One of the most effective ways to attract and retain top talent is to provide a clear career development and training path – such as the route to partnership. A challenge many accountancy firms come across is that middle-level employees often get disillusioned as they progress. With becoming a partner being seen as the ultimate goal, providing colleagues a clear and achievable route to this milestone – and carrying out regular reviews to monitor their progress along the way – could be the golden ticket to retaining valuable team members.

Once you clearly define an accountant’s success, see to it that your employees have access to the tools needed to get there. For example, with technology adoption taking place at a faster rate than ever before, the accountants of the future will be much more comfortable with technology than their predecessors. Invest in retraining to help employees feel confident about doing business with new technologies like artificial intelligence and bots. Alternatively, for those more comfortable with technology and delivering financial insight as opposed to building client relationships, consider developing a mentor program, pairing individuals with those who seek guidance. In the hiring process, be particularly mindful of the varied skill-set needed to succeed, and consider looking outside of the standard talent pool – beyond the traditional accountancy qualifications – to build a firm with the right mix of expertise. Ultimately, if organizations don’t set their employees up for success, and outline exactly how they can progress, they risk losing them to firms that do.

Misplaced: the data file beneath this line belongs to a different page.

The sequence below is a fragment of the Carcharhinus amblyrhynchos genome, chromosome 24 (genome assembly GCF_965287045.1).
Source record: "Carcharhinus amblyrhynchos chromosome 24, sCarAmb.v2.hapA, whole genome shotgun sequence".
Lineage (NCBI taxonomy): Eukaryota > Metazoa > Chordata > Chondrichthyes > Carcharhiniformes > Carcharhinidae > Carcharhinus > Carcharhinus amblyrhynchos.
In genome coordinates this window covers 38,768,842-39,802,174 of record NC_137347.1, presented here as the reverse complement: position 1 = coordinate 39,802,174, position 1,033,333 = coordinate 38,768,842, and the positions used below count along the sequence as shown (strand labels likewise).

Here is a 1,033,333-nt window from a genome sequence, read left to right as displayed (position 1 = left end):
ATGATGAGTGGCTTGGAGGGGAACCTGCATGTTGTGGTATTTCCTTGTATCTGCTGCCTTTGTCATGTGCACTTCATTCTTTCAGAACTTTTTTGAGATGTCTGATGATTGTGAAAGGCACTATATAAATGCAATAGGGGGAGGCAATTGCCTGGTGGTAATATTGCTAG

Ensure your workforce feels valued and motivated

The key to success for any accountancy firm will be employing the right people, with the right mix of skills, and providing a culture that allows them to thrive. Focus on bringing digital knowledge and expertise into the practice, along with strategic and critical thinking, and create the right company culture to deliver an engaging employee experience.

To promote positive company culture, communicate openly with employees to get a sense of what would motivate them in the workplace. Almost half (47 per cent) of respondents to a Sage workforce survey said they had never been asked by their employer how they can improve their work experience. Meanwhile, 66 per cent of respondents to the same survey believe being valued and recognised is the most important aspect of employment. What’s more, positive workforce experiences are important to 92 per cent of employees, which highlights how imperative it is that firms take this into account if they want to hire the best and brightest – and keep them.

By providing clear development opportunities, focusing on the needs of employees and looking to recruit a new range of skills, firms can put themselves in the best position to attract, retain and develop the right talent, now and in the years to come.

Jennifer Warawa, Executive Vice President, Sage

Attracting and retaining the accountants of the future